NEVU'AT HA-YELED (Heb. נְבוּאַת הַיֶּלֶד; "The Prophecy of the Child"), a medieval Hebrew short story. The body of the tale is followed by a number of occult prophecies in Aramaic. First printed at the end of Sefer Nagid u-Meẓavveh by
(Constantinople, 1726) and published many times since, it was known already as early as the end of the 15th century and the beginning of the 16th when some kabbalists, among them R.
*Abraham b. Eliezer ha-Levi
, wrote commentaries on the prophecies in Nevu'at ha-Yeled. The story tells of a wonder child, Naḥman, born in the fifth century to a kabbalist; the child died very young, but immediately upon birth began to tell his mother secrets of the heavenly worlds. His father cautioned him not to reveal mysteries forbidden to man, and from then the child spoke only obscurely and enigmatically.
Modern scholars have attempted to date the story and the prophecies therein by tracing known historical events hinted at, and relating them to the text. The obscurity of the text makes this very difficult, but it seems probable that historical events in the 15th century, especially in the East, are referred to in the prophecies. However, the purpose of the story and its prophecies was to anticipate the coming of the Messiah and to describe the major political and historical events and catastrophes bringing about his final revelation. The kabbalists interpreted the prophecies as hinting at the coming of the Messiah in the early 16th century.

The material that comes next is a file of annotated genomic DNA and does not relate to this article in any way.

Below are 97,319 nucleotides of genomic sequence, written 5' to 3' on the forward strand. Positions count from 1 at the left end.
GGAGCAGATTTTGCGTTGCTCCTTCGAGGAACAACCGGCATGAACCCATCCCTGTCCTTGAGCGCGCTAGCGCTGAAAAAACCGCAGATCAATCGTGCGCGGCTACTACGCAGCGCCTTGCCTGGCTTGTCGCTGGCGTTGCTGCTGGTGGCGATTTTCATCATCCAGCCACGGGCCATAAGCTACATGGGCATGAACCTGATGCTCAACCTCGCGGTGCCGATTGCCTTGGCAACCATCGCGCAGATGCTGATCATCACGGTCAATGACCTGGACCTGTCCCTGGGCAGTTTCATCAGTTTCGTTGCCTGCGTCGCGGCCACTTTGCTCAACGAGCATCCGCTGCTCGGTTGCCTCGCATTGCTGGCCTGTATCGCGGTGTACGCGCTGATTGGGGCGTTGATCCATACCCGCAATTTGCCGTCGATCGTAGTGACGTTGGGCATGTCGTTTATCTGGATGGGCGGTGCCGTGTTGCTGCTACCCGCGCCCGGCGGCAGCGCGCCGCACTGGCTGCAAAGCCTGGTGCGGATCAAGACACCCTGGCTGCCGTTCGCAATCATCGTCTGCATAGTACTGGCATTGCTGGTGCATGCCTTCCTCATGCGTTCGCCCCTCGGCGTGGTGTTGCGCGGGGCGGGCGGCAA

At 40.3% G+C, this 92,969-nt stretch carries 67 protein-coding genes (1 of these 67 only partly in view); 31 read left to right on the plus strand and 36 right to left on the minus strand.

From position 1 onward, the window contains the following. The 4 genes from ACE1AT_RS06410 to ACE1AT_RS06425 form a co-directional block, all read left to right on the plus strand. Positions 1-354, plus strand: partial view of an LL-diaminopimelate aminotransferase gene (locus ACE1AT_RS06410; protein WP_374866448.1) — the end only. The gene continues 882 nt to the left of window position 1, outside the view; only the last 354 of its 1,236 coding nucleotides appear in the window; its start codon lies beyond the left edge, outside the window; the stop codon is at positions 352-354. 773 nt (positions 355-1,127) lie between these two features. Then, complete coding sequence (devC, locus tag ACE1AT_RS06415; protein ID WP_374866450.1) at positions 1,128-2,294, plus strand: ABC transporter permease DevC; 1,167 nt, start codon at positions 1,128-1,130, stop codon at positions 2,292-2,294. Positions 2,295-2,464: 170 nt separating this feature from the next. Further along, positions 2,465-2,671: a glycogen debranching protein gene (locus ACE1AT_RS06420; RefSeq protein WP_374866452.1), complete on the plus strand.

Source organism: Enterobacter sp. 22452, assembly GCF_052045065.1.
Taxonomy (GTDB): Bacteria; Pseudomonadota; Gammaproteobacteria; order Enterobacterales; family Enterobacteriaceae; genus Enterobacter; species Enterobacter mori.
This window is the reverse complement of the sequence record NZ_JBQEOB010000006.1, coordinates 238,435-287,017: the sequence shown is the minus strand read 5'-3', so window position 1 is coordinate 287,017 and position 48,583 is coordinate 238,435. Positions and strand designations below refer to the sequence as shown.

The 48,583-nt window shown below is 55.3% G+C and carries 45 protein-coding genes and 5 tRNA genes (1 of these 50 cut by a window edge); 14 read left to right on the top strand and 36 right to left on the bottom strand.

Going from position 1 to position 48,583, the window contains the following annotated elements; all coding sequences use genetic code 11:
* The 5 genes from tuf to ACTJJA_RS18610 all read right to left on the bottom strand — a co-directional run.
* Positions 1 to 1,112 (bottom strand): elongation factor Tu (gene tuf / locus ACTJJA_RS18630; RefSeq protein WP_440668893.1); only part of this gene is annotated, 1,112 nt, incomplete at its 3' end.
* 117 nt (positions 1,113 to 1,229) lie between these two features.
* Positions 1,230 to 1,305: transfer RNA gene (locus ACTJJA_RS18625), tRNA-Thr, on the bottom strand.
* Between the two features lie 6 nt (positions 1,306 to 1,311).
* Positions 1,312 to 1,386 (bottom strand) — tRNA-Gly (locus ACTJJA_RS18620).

In literary genre, there is a great similarity between the prophecies of the Jewish child and comparable phenomena in non-Jewish literature, e.g., the cryptic prophecies of the wizard Merlin (according to legend, told when he was a boy) which many medieval Christian scholars interpreted as foretelling future events. A parody on Nevu'at ha-Yeled was written by R.
in his Maẓrefle-Ḥokhmah (Basel, 1629) about a child in Poland whose duplicity was revealed.
A.Z. Aešcoly, Ha-Tenu'ot ha-Meshiḥiyyot be-Yisrael, 1 (1956), 283–6; Scholem, in: KS, 2 (1925/26), 115–9:13. ADD. BIBLIOGRAPHY: Avraham ben Eli'ezer ha-Leṿi, Sheloshah Ma'amre Ge'ulah: Nevu'at ha-Yeled… Mashra Ḳaṭrin… Igeret Sod ha-Ge'ulah… A. Gros (ed.) (2000); D. Tsadik, in: Iranian Studies, 37:1 (2004), 5–15.
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